versão impressa ISSN 0102-3586
J. Pneumologia v.29 n.5 São Paulo set./out. 2003
Sildenafil for treatment of patients with pulmonary hypertension combined with systemic lupus erythematosus and antiphospholipid syndrome*
Eduardo José do Rosário e SouzaI; Junia Rios GaribII (te sbpt); Nasim Michel GaribIII; Paulo Madureira de PáduaIV
IMaster in General Medicine and Coordinator
of the Department of Specialized Rheumatology at the Hospital da Santa Casa
in Belo Horizonte
IIAssistant Physician of the IV General Clinic at the Hospital da Santa Casa in Belo Horizonte and Assistant Professor of Pulmonology at the Minas Gerais School of Medicine
IIICoordinator of the IV General Clinic at the Hospital da Santa Casa from Belo Horizonte and Professor of Pulmonology at the Minas Gerais School of Medicine
IVCoordinator of the Rheumatology Department at the Hospital da Santa Casa in Belo Horizonte and Professor of Rheumatology at the Federal University of Minas Gerais
Severe pulmonary hypertension (PH) is a disabling disease that appears in early adulthood and reduces life expectancy. Pleural and respiratory complications related to systemic lupus erythematosus (SLE) are present in about 50-70% patients. Severe PH in SLE is a rare condition and has a poor prognosis. Here we describe, for the first time, a patient with SLE, secondary antiphospholipid syndrome and severe PH who, after the failure of conventional treatment with corticosteroids, intravenous cyclophosphamide, warfarin and diltiazem, presented a good response to treatment to oral sildenafil.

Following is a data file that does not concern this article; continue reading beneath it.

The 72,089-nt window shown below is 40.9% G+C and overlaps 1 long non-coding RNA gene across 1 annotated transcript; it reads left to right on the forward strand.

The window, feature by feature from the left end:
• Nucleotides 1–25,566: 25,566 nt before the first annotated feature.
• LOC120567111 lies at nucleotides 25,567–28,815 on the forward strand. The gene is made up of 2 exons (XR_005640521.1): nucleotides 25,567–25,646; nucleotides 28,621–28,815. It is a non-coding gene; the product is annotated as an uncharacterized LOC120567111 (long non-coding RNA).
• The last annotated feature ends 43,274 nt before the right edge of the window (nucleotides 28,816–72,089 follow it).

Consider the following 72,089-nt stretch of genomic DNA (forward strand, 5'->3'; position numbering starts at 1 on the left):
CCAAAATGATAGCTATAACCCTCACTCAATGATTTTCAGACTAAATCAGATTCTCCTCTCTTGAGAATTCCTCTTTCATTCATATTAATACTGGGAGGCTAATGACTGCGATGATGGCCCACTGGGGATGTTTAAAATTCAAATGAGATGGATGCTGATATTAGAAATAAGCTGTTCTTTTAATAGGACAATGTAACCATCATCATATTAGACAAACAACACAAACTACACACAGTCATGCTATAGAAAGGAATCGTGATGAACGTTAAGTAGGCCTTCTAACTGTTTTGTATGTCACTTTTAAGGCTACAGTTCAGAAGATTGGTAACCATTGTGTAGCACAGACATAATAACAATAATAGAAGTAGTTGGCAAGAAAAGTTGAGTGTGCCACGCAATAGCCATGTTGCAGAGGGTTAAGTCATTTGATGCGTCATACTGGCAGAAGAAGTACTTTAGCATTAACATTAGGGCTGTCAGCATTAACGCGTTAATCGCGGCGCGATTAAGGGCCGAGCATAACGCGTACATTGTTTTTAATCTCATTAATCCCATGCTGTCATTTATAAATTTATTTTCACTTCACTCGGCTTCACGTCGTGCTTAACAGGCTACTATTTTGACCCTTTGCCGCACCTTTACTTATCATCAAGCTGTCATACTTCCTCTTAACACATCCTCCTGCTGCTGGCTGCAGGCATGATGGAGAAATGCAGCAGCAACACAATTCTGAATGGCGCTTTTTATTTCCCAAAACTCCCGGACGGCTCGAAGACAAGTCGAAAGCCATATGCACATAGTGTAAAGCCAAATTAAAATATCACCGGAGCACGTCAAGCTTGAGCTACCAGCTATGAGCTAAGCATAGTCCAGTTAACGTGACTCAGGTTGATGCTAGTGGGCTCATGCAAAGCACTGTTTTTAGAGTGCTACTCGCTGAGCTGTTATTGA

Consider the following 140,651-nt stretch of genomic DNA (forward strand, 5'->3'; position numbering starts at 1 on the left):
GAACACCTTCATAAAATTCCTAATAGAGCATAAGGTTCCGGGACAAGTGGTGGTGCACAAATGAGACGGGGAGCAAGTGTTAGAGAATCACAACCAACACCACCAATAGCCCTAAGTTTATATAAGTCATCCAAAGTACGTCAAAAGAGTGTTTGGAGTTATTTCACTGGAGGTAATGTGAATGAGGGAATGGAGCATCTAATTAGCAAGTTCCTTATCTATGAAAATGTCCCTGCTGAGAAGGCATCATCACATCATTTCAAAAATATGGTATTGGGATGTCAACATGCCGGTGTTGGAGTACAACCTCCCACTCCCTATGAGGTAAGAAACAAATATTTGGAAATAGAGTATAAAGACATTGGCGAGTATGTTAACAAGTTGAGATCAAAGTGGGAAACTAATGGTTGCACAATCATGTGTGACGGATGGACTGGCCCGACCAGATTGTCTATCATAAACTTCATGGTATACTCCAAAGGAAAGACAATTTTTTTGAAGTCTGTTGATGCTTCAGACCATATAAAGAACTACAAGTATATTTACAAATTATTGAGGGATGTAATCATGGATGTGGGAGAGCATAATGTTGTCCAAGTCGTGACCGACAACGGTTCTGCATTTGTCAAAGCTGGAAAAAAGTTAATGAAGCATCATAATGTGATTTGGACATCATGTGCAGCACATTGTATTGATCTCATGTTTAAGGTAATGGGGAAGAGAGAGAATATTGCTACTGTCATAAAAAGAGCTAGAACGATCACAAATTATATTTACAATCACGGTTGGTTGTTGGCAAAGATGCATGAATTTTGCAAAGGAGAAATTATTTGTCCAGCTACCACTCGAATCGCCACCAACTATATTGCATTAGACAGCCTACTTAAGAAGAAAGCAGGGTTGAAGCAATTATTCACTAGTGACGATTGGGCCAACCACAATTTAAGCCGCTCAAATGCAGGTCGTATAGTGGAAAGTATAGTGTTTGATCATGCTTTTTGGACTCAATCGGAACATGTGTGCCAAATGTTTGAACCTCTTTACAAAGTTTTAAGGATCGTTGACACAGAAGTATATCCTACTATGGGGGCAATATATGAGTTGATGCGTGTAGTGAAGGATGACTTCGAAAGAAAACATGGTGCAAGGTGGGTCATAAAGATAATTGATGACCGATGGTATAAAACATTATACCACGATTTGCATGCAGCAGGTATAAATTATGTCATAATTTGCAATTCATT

Key words: Vasodilator. Lupus. Antiphospholipid antibody. Phosphodiesterase inhibitor.
Abbreviations used in this article
cGMP Cyclic guanosine monophosphate
PH Pulmonary hypertension
SLE Systemic lupus erythematosus
NO Nitric oxide
APAS Antiphospholipid antibody syndrome
Pulmonary hypertension (PH) is the term used for a group of disorders presenting elevated pulmonary artery pressure, which is determined by pulmonary vascular resistance, cardiac output and pressure within the left atrium. The disease may be primary or secondary to another condition.(1) A diffuse disease of the connective tissue may occasionally lead to the development of PH. Secondary PH, like primary PH, may significantly affect quality of life and shorten the life span of patients with diffuse connective tissue disease.(2)
The combination of severe PH and phospholipid antibodies was described for the first time in 1983, when 5 out of 6 patients with systemic lupus erythematosus (SLE) and PH tested positive for lupus anticoagulant. Severe, symptomatic PH is rare in SLE and, when present, a poor prognosis is expected, mainly due to fatal outcomes that may occur within some months (circulatory collapse in most patients).(3)